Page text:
There is a wide array of resource material for Perl and for bioinformatics programming. This list is not at all exhaustive, but it includes those resources, both online and in print, that I think you may find interesting and useful as you expand your Perl programming repertoire.
The documentation for Perl is extensive. It includes lists of FAQs (Frequently Asked Questions, with answers), tutorials, precise definitions in the form of Unix-style manpages, and discussions of specific areas. There are various web sites, a well-organized storehouse of useful Perl programs called CPAN, newsgroups that have searchable archives, conferences, and many good books. It's also worth your while to find and cultivate your own local Perl community. Don't be afraid to engage your colleagues, though as your programming skills grow, they're liable to start asking you questions!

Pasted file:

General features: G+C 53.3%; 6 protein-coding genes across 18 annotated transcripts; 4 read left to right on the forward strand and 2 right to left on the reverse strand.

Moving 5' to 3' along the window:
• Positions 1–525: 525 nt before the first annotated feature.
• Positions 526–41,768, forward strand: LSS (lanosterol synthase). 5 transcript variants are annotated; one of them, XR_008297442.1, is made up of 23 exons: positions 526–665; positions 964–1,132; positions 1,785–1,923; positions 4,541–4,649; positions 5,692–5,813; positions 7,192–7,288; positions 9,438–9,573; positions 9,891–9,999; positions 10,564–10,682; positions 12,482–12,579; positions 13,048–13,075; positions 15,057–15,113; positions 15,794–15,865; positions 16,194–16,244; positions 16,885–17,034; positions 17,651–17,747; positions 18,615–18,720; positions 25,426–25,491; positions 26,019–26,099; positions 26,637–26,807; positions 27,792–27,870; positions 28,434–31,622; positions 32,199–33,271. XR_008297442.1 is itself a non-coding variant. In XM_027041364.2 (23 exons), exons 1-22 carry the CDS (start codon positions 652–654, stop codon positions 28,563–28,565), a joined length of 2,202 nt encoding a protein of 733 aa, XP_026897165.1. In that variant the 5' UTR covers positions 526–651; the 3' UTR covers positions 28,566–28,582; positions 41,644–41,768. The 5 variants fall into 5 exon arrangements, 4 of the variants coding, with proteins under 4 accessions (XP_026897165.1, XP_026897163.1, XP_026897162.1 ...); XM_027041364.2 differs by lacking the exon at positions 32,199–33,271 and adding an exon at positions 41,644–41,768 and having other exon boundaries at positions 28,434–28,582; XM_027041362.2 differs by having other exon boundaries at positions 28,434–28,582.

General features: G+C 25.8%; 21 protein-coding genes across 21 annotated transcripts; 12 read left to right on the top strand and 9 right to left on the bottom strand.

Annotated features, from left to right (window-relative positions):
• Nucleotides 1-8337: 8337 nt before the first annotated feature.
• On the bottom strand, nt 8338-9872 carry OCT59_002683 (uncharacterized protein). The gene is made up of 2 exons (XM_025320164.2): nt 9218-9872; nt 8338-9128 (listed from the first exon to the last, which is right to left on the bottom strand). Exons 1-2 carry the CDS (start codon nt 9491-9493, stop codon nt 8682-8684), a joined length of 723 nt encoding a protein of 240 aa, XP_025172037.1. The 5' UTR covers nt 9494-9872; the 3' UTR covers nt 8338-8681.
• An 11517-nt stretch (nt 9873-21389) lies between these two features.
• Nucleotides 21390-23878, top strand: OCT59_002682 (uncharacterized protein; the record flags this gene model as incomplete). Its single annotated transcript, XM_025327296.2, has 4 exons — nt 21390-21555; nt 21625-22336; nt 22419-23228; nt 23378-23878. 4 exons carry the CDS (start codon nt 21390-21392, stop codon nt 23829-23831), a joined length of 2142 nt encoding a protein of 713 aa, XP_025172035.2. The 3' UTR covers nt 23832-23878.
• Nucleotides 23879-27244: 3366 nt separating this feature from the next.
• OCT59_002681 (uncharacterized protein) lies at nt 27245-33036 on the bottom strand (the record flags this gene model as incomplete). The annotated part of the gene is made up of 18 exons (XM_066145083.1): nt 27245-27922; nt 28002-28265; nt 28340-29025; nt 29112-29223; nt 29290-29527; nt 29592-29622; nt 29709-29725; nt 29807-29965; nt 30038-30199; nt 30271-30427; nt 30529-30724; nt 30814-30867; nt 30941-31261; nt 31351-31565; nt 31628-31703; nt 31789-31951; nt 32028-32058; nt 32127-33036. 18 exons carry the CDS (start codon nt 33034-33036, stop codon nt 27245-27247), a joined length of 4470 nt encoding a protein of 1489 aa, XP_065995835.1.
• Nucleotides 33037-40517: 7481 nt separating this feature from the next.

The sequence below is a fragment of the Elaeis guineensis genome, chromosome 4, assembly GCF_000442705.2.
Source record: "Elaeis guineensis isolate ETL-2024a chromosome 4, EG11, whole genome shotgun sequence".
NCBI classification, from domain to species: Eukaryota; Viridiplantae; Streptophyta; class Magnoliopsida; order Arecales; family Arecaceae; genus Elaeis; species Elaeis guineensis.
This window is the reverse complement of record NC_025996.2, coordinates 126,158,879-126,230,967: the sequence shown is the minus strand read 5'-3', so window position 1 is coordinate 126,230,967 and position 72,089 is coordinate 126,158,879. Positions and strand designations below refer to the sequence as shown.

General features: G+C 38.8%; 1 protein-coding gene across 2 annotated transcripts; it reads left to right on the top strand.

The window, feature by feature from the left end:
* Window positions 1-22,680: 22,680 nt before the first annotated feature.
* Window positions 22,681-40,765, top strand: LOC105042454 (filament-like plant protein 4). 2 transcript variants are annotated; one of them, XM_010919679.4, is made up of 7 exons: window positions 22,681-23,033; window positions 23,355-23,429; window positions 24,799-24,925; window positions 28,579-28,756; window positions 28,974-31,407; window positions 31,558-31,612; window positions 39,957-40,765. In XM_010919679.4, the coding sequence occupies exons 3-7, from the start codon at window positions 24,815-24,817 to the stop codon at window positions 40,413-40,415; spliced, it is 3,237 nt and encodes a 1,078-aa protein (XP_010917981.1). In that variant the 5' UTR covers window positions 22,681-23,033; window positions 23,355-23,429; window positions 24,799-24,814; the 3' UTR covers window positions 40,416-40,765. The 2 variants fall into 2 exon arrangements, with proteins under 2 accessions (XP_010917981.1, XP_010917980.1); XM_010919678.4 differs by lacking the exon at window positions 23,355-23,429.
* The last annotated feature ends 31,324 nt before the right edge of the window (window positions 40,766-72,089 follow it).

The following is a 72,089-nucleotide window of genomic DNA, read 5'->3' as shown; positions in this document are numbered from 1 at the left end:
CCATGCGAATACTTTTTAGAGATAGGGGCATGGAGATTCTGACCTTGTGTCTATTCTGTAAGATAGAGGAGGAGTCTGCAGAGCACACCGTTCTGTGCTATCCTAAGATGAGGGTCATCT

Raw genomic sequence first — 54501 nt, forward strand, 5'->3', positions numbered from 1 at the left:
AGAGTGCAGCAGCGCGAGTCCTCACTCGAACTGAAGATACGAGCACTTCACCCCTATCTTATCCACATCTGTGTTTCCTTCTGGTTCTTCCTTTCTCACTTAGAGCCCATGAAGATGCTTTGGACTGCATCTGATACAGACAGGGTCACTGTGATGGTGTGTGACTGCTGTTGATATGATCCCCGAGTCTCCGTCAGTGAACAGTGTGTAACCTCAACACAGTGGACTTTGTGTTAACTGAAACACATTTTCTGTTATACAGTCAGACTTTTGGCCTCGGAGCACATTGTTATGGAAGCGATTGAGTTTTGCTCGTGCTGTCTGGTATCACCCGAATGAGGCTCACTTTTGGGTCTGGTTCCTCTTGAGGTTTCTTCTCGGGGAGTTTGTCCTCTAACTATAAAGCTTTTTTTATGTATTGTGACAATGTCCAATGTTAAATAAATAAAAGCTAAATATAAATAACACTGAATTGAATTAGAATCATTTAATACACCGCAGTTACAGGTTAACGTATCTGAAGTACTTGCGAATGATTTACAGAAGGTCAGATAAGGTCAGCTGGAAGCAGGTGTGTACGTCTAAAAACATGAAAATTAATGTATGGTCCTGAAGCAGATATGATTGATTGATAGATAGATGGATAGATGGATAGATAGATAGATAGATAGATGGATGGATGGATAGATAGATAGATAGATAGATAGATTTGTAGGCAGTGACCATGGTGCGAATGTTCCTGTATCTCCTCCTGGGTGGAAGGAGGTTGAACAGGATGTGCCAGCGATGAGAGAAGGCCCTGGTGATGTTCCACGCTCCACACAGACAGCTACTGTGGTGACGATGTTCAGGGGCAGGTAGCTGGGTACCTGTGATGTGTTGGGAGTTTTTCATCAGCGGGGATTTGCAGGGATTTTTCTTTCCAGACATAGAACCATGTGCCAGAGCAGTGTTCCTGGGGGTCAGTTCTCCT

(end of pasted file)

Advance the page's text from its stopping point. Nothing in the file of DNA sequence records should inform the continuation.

As I've mentioned before, Perl is free. It's part of the wider open source movement, which includes such developments as Linux, the Apache web server, and so on. Since Perl is free, it relies on a community of interested parties to develop code and to write documentation. Because of this, you may notice that a lot of the documentation is a bit fragmented (or, in some cases, very fragmented). Still, the level of support for all these projects equals that available for the best of the commercial software packages.
This is the starting point for all things Perl. By all means, ...